Tyler Schorsch opened Wednesday as Danny Zuko in Palatine High School’s production of Grease, and it literally brings him full circle. As a young child, his mother taught him to sing Greased Lightnin’, using a hairbrush as his microphone and the coffee table as his stage.

Tyler, center, with the Greasers

This weekend, he plays the title role at Palatine, opposite junior Kaitlyn Stoeckel as Sandy, and with a company of more than 70 students in the cast, tech crew and orchestra. Shows continue at 7 p.m. Thursday, Friday and Saturday at Palatine High School.

“I love the show and all its wonderful characters,” Tyler says. “Danny is a product of his time. He’s the type of guy who’s tough and stern and wants to be cool around his friends. But he’s different and has this sweet and sincere side with Sandy.”

As excited as he is to play Danny, Tyler admits the moment is bittersweet. As a senior, he has had a lead role every year at Palatine, including his freshman year during the pandemic, in an online production.

A highlight came last year, when he auditioned for and made the ensemble of the All-State production of Shrek. However, when one of the principals became ill, Tyler was handpicked out of the entire cast to step up and play Papa Ogre. The musical was performed at the Illinois High School Theatre Festival at the University of Illinois in Champaign-Urbana.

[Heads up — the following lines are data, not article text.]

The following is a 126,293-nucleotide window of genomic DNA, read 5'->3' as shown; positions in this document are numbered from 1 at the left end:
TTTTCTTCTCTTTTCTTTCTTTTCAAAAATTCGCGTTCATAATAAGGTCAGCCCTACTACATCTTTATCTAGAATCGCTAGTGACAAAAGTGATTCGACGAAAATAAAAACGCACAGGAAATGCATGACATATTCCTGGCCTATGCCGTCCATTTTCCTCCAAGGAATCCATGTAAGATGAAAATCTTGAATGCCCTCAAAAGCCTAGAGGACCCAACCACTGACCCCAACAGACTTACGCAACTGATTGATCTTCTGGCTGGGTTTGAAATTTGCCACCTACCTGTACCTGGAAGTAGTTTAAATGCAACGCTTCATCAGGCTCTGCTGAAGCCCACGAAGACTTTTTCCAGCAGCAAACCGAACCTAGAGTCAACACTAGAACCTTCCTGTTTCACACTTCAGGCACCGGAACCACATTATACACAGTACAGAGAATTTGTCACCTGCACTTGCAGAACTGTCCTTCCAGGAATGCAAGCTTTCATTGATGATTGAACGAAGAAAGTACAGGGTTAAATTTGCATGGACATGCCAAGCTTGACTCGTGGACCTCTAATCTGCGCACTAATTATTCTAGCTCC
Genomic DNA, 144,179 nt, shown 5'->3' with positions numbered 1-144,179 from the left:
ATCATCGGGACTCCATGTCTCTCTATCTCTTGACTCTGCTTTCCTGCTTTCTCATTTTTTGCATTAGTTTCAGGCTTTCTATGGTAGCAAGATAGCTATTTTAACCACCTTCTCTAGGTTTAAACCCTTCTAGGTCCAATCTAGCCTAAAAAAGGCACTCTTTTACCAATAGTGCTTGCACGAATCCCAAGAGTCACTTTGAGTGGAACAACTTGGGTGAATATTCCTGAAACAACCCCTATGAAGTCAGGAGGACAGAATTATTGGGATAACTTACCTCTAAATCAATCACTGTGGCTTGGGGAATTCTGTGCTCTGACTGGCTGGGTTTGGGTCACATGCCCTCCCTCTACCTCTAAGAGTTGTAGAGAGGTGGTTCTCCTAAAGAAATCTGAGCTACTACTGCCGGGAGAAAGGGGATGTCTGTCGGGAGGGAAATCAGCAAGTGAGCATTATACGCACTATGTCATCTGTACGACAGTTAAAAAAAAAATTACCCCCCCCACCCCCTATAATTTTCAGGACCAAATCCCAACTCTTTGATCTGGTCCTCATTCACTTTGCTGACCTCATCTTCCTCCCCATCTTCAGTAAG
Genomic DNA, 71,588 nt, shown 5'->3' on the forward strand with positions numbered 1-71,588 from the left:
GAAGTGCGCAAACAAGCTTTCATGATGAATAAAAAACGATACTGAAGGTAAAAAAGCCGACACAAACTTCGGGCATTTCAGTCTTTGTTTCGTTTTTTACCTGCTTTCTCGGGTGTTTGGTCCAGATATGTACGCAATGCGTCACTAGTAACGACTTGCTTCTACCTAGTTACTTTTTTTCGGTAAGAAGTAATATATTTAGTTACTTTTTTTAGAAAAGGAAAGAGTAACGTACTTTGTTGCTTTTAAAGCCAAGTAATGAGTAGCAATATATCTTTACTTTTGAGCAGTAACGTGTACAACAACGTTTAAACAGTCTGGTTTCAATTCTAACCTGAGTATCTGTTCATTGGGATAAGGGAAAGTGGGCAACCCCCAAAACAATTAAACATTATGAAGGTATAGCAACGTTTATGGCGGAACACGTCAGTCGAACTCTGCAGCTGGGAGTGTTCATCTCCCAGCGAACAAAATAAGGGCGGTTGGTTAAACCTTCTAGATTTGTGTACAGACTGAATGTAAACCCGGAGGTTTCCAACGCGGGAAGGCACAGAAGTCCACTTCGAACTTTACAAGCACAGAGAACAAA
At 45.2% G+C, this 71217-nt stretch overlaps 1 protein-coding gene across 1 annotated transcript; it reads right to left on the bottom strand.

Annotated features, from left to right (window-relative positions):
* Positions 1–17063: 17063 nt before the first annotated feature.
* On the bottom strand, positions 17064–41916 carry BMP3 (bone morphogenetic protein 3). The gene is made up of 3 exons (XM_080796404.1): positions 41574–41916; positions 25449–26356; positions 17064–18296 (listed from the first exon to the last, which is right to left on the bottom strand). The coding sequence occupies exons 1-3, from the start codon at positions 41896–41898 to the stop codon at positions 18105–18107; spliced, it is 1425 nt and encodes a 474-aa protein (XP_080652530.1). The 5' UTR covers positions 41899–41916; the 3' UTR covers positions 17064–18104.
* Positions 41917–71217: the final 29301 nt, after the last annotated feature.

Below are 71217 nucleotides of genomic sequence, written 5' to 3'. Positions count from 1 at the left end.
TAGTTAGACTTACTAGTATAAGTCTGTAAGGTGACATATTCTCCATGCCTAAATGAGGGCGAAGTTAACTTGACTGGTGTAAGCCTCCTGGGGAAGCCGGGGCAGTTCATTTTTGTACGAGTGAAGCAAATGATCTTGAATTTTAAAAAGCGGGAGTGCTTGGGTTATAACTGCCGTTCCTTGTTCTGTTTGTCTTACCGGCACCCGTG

“What a thrill to be pulled up to play that role,” Tyler says. “It was a blast, getting to do all the make-up and costuming for the part, and just performing on stage at the Krannert Center.”

After his start on the coffee table at home, Tyler performed as a child at the Metropolis Performing Arts Centre — “I was the best Toto they ever had!” — before his mother enrolled him in the John Roberts Powers, a modeling and performing academy in Itasca. It led to several modeling parts as well as roles in commercials and student films.

He also has performed in the community, appearing last year as Zacky Price in the St. James Theatre Productions’ presentation of Big Fish. 

All of these credits and stage experience led Judy Klingner, the longtime director at Fremd High School and for the last 10 years at Palatine, to cast him in the show’s signature role.

“Tyler has the confidence necessary to bring Danny Zuko to life,” Klingner says. “His Danny is more sincere and more age-appropriate then John Travolta’s version.

The company of Grease, including cast, tech and pit

“It’s easy to forget that the characters in the musical are in high school because the actors in the movie were all in their 20s and 30s,” she adds. “In our version, although we aren’t allowed to change the dialogue due to copyright issues, we are playing up the inexperience and youth of the Greasers.”

Look for Tyler to take his final bow on the Palatine stage this weekend, but it won’t be his last rodeo. He hopes to major in musical theater performance in college and has been auditioning at several in-state schools.

“Grease has always been an iconic show, so the chance to play Danny Zuko is an amazing opportunity,” Tyler says. “I’m just so grateful.”

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